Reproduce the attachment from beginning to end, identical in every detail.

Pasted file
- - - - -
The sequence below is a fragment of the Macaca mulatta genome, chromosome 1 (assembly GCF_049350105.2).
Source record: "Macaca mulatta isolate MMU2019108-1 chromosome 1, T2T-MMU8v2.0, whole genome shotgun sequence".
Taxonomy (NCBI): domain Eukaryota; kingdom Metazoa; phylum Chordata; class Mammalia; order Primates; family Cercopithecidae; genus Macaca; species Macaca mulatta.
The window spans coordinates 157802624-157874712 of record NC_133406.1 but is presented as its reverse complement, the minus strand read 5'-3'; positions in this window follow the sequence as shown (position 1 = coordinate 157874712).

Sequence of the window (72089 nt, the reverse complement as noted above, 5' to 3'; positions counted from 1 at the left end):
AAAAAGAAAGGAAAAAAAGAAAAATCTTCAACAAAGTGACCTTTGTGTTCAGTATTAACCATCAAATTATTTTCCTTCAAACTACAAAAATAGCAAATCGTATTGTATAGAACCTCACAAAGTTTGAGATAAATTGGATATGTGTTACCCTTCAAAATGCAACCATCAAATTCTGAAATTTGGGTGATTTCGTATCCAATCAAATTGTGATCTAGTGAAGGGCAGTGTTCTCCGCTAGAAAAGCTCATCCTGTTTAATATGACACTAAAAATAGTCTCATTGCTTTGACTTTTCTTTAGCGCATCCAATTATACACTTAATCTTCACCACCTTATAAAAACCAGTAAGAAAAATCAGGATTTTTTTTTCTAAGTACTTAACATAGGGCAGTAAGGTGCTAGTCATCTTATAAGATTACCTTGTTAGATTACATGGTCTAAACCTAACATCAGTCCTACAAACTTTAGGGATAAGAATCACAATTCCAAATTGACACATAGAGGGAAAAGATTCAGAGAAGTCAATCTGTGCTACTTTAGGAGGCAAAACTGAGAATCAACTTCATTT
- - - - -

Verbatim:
The sequence below is a fragment of the Macaca mulatta genome, chromosome 1 (assembly GCF_049350105.2).
Source record: "Macaca mulatta isolate MMU2019108-1 chromosome 1, T2T-MMU8v2.0, whole genome shotgun sequence".
Taxonomy (NCBI): domain Eukaryota; kingdom Metazoa; phylum Chordata; class Mammalia; order Primates; family Cercopithecidae; genus Macaca; species Macaca mulatta.
The window spans coordinates 157802624-157874712 of record NC_133406.1 but is presented as its reverse complement, the minus strand read 5'-3'; positions in this window follow the sequence as shown (position 1 = coordinate 157874712).

Sequence of the window (72089 nt, the reverse complement as noted above, 5' to 3'; positions counted from 1 at the left end):
AAAAAGAAAGGAAAAAAAGAAAAATCTTCAACAAAGTGACCTTTGTGTTCAGTATTAACCATCAAATTATTTTCCTTCAAACTACAAAAATAGCAAATCGTATTGTATAGAACCTCACAAAGTTTGAGATAAATTGGATATGTGTTACCCTTCAAAATGCAACCATCAAATTCTGAAATTTGGGTGATTTCGTATCCAATCAAATTGTGATCTAGTGAAGGGCAGTGTTCTCCGCTAGAAAAGCTCATCCTGTTTAATATGACACTAAAAATAGTCTCATTGCTTTGACTTTTCTTTAGCGCATCCAATTATACACTTAATCTTCACCACCTTATAAAAACCAGTAAGAAAAATCAGGATTTTTTTTTCTAAGTACTTAACATAGGGCAGTAAGGTGCTAGTCATCTTATAAGATTACCTTGTTAGATTACATGGTCTAAACCTAACATCAGTCCTACAAACTTTAGGGATAAGAATCACAATTCCAAATTGACACATAGAGGGAAAAGATTCAGAGAAGTCAATCTGTGCTACTTTAGGAGGCAAAACTGAGAATCAACTTCATTT